Happy children

By Zubeida Mustafa

LAST week, I went to Lyari to attend the Food and Fun Festival. Organised by the Ilm-o-Hunar School, the event left a positive impression on me as the youth appeared to be enjoying themselves.

Dressed in their Sunday best, they exuded confidence. The performance was delightful but creativity had to substitute for professionalism. Did it really matter, though, if the stage props were improvised and a single microphone was passed around, from actor to actor? Or that the actors were all speaking in Urdu, which the audience fully understood?

The themes of the plays were appropriate for the audience. In one play depicting a classroom scene, the students were asked what they aspired to be when they grew up. For the boys, the choices were lucrative professions such as business. The only girl among them, who had fought her way to school, said she wanted to be a teacher and educate all the children in her community. What a commendable sentiment!

The festival had another positive aspect. It provided an opportunity for the senior girls to demonstrate their culinary skills by preparing dishes at home and selling them at the stalls set up for visitors. At the event, I realised how challenging it must be to run a community school on a shoestring budget and yet give children a chance to change their lives. Not all of them will emerge as success stories, but none of them is among the 23 million out-of-school children in the country. The credit goes to Mrs Samar Husain, the principal, and her husband, Afsar Husain, the administrator, who are managing the school smoothly for a small family trust. Afsar Sahib, however, feels that more teacher training would certainly enhance the quality of education.

Why can’t we aim for a network of community schools?

Why can’t we aim for a network of community schools in every low-income area to give every child some education and proficiency in literacy and numeracy all over the country, with the exception of remote areas which only the authorities have the resources to access? Thus a majority of children would be sufficiently educated to lead a decent life. Facilities for vocational training, like Ilm-o-Hunar provides, also help.

The children who become success stories could be mainstreamed into the regular system —something that the AKIED and Indus Resource Centre are trying to do with their non-formal schools.

I’ve been rereading world-renowned social scientist Dr Akhtar Hameed Khan’s book that expounds his philosophy of urban community development. Another book on my reading list is by Dr Maria Montessori, the Italian physician and educationist who formulated her philosophy after extensive observations of the child. Each has some key principles to offer for the benefit of such a project. The Ilm-o-Hunar School in Lyari seems to be moving in the direction of becoming a model community school.

The foremost principle enunciated by Dr Khan is self-sustainability and that is possible only if there is austerity and zero ostentation. This should be underpinned by transparency in accounts to ensure that dependency on massive, outsized funding, and the possibility of embezzlement, is pre-empted. Given the limitations of initial access to expertise (in this case teacher training), Dr Khan acknowledged the importance of help from outside the community, but not foreign aid.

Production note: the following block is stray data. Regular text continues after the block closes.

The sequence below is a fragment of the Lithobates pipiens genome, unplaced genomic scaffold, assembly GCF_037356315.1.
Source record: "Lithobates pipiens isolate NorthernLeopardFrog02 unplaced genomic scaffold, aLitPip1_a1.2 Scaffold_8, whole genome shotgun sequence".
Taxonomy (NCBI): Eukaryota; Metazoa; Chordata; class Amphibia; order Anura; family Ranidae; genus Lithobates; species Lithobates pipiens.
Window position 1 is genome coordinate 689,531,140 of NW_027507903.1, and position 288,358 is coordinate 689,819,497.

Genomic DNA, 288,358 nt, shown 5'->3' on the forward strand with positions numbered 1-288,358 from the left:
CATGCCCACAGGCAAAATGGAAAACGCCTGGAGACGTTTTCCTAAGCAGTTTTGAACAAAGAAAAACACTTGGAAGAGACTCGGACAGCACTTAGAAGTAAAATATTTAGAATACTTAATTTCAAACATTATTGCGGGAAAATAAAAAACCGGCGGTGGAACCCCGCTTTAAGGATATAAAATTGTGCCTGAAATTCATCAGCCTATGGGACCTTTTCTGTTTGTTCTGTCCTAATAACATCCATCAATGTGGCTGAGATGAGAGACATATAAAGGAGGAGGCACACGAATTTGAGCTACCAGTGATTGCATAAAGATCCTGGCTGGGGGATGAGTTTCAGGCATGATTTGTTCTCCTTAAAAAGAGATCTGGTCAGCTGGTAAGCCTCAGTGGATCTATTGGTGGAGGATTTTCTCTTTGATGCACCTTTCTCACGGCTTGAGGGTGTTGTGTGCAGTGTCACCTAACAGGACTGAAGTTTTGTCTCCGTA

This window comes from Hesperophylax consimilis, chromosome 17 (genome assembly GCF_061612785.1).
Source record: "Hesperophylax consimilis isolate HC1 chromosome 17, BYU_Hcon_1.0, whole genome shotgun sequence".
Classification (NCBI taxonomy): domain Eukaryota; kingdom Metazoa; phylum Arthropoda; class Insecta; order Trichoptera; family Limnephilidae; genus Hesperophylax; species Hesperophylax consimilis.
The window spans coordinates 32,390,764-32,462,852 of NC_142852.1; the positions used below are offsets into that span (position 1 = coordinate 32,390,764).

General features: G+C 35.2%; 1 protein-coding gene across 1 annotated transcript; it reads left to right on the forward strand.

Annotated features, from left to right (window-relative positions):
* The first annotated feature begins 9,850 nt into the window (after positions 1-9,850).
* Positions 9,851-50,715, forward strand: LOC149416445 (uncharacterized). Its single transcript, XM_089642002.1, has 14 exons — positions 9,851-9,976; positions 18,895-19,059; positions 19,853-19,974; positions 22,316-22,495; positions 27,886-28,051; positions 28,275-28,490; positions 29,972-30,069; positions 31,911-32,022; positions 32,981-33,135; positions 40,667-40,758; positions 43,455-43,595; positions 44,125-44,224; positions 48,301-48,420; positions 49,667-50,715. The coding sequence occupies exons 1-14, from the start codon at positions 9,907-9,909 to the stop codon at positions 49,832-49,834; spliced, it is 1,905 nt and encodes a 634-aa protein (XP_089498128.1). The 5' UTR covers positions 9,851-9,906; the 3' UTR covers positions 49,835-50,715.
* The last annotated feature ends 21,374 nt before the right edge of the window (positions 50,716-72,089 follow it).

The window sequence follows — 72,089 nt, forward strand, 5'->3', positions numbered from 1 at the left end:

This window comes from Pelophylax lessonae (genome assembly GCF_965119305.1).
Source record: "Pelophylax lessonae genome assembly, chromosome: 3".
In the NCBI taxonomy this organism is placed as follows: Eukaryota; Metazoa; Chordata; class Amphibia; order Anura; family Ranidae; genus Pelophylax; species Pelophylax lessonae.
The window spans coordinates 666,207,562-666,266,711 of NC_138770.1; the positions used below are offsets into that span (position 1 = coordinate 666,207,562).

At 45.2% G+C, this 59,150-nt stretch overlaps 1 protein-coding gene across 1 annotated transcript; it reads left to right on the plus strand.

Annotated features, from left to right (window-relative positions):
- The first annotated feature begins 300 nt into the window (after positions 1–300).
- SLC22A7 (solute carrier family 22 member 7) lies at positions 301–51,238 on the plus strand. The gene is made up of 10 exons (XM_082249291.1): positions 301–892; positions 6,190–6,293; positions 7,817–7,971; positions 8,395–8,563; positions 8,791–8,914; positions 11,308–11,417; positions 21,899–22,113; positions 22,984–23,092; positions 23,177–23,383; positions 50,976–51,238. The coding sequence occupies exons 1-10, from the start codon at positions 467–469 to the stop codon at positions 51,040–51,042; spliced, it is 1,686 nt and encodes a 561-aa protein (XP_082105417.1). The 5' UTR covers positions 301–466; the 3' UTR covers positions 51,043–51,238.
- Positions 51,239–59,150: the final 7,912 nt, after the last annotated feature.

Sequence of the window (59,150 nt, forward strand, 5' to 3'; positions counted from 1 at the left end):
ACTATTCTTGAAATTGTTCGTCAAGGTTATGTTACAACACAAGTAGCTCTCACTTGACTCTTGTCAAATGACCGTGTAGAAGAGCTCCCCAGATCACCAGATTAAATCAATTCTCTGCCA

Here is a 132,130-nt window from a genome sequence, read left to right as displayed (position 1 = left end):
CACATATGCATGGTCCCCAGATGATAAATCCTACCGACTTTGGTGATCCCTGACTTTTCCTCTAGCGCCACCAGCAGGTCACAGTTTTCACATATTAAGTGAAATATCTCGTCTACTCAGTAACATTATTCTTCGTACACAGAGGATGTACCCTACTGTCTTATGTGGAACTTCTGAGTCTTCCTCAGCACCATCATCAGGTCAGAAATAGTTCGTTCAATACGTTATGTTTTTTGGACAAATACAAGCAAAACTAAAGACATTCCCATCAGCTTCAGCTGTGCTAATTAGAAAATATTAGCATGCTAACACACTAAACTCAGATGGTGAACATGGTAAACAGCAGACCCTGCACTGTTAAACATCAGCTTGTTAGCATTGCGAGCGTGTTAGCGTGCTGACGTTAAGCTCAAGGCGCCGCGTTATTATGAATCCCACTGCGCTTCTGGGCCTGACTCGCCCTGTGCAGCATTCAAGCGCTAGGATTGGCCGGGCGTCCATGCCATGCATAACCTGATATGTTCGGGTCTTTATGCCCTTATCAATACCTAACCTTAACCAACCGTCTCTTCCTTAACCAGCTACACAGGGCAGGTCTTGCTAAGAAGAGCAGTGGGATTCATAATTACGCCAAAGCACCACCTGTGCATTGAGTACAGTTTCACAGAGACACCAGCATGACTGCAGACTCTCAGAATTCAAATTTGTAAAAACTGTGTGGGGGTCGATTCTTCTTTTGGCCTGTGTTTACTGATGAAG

This approach offers a major advantage and does not challenge the community’s essential cultural practices and norms. It also respects the dignity of the population it serves. It therefore wins acceptance in the community, which is imbued with a sense of public ownership. Changes come from within, and can be led by the community’s own social workers, with wider exposure and mentoring. They alone enjoy the confidence of the community.

The principles drawn from Dr Montessori’s works are seemingly simplistic but actually quite profound. She perceives the child in the context of the community to which she is closely linked and which provides her protection. What I gather from her writings is that in early childhood, emotional security is crucial to the child’s physical, mental, social and cultural development. Emotional security comes from her bonds with the community, in which communication plays an important role. Hence Montessori’s emphasis on teaching a young child initially in her mother tongue. In multilingual societies we can opt for an indigenous language of the area with which the child is familiar. Communication is the tool that binds and language is indispensable to it.

A secure child is a happy child. This state of emotional and mental well-being facilitates a child’s learning and thinking process and social adjustment. Happy children are motivated and become self-learners. They do not need the carrot or the stick to induce them to study. For them, learning itself is their reward. So, community schools like Ilm-o-Hunar are serving a purpose. They have a positive role to play in our otherwise barren education system.

Source: Dawn